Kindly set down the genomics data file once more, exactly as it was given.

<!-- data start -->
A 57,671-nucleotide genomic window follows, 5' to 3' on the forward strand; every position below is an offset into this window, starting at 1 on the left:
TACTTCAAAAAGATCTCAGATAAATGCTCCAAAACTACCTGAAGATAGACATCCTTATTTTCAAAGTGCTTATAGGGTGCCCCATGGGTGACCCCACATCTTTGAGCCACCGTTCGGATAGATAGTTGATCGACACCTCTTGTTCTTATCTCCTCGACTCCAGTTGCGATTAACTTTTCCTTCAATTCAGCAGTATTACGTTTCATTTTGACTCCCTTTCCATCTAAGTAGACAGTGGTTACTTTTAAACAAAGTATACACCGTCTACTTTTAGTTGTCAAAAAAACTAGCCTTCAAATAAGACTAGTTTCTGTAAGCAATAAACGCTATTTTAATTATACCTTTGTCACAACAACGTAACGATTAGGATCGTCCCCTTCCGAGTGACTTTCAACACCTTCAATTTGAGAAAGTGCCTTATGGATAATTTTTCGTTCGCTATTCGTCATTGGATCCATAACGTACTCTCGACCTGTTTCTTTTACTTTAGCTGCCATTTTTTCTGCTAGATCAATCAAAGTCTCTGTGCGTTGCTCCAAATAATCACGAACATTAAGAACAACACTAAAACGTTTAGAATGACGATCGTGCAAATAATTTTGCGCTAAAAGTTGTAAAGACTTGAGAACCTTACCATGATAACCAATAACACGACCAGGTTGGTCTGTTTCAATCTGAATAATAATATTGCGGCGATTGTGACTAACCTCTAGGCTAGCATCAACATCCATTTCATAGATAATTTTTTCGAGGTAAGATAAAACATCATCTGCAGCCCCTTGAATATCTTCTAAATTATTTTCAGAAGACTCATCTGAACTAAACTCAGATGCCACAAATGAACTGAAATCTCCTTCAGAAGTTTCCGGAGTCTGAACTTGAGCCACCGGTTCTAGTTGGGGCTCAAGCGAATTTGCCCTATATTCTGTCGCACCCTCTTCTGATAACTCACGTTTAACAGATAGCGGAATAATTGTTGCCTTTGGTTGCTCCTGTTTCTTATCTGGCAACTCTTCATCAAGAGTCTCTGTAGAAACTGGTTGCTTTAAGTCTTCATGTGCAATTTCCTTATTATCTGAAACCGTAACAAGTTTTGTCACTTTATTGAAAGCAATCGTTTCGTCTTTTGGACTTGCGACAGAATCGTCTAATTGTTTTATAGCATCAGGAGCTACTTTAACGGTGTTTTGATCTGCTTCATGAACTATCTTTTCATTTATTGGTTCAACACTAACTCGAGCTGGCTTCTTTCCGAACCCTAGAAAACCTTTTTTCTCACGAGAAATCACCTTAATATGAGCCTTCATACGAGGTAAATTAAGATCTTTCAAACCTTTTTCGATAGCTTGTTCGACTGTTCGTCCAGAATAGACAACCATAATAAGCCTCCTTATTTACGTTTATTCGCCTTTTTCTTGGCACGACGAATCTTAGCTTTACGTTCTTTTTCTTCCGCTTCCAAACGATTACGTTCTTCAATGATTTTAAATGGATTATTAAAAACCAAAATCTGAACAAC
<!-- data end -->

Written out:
A 57,671-nucleotide genomic window follows, 5' to 3' on the forward strand; every position below is an offset into this window, starting at 1 on the left:
TACTTCAAAAAGATCTCAGATAAATGCTCCAAAACTACCTGAAGATAGACATCCTTATTTTCAAAGTGCTTATAGGGTGCCCCATGGGTGACCCCACATCTTTGAGCCACCGTTCGGATAGATAGTTGATCGACACCTCTTGTTCTTATCTCCTCGACTCCAGTTGCGATTAACTTTTCCTTCAATTCAGCAGTATTACGTTTCATTTTGACTCCCTTTCCATCTAAGTAGACAGTGGTTACTTTTAAACAAAGTATACACCGTCTACTTTTAGTTGTCAAAAAAACTAGCCTTCAAATAAGACTAGTTTCTGTAAGCAATAAACGCTATTTTAATTATACCTTTGTCACAACAACGTAACGATTAGGATCGTCCCCTTCCGAGTGACTTTCAACACCTTCAATTTGAGAAAGTGCCTTATGGATAATTTTTCGTTCGCTATTCGTCATTGGATCCATAACGTACTCTCGACCTGTTTCTTTTACTTTAGCTGCCATTTTTTCTGCTAGATCAATCAAAGTCTCTGTGCGTTGCTCCAAATAATCACGAACATTAAGAACAACACTAAAACGTTTAGAATGACGATCGTGCAAATAATTTTGCGCTAAAAGTTGTAAAGACTTGAGAACCTTACCATGATAACCAATAACACGACCAGGTTGGTCTGTTTCAATCTGAATAATAATATTGCGGCGATTGTGACTAACCTCTAGGCTAGCATCAACATCCATTTCATAGATAATTTTTTCGAGGTAAGATAAAACATCATCTGCAGCCCCTTGAATATCTTCTAAATTATTTTCAGAAGACTCATCTGAACTAAACTCAGATGCCACAAATGAACTGAAATCTCCTTCAGAAGTTTCCGGAGTCTGAACTTGAGCCACCGGTTCTAGTTGGGGCTCAAGCGAATTTGCCCTATATTCTGTCGCACCCTCTTCTGATAACTCACGTTTAACAGATAGCGGAATAATTGTTGCCTTTGGTTGCTCCTGTTTCTTATCTGGCAACTCTTCATCAAGAGTCTCTGTAGAAACTGGTTGCTTTAAGTCTTCATGTGCAATTTCCTTATTATCTGAAACCGTAACAAGTTTTGTCACTTTATTGAAAGCAATCGTTTCGTCTTTTGGACTTGCGACAGAATCGTCTAATTGTTTTATAGCATCAGGAGCTACTTTAACGGTGTTTTGATCTGCTTCATGAACTATCTTTTCATTTATTGGTTCAACACTAACTCGAGCTGGCTTCTTTCCGAACCCTAGAAAACCTTTTTTCTCACGAGAAATCACCTTAATATGAGCCTTCATACGAGGTAAATTAAGATCTTTCAAACCTTTTTCGATAGCTTGTTCGACTGTTCGTCCAGAATAGACAACCATAATAAGCCTCCTTATTTACGTTTATTCGCCTTTTTCTTGGCACGACGAATCTTAGCTTTACGTTCTTTTTCTTCCGCTTCCAAACGATTACGTTCTTCAATGATTTTAAATGGATTATTAAAAACCAAAATCTGAACAAC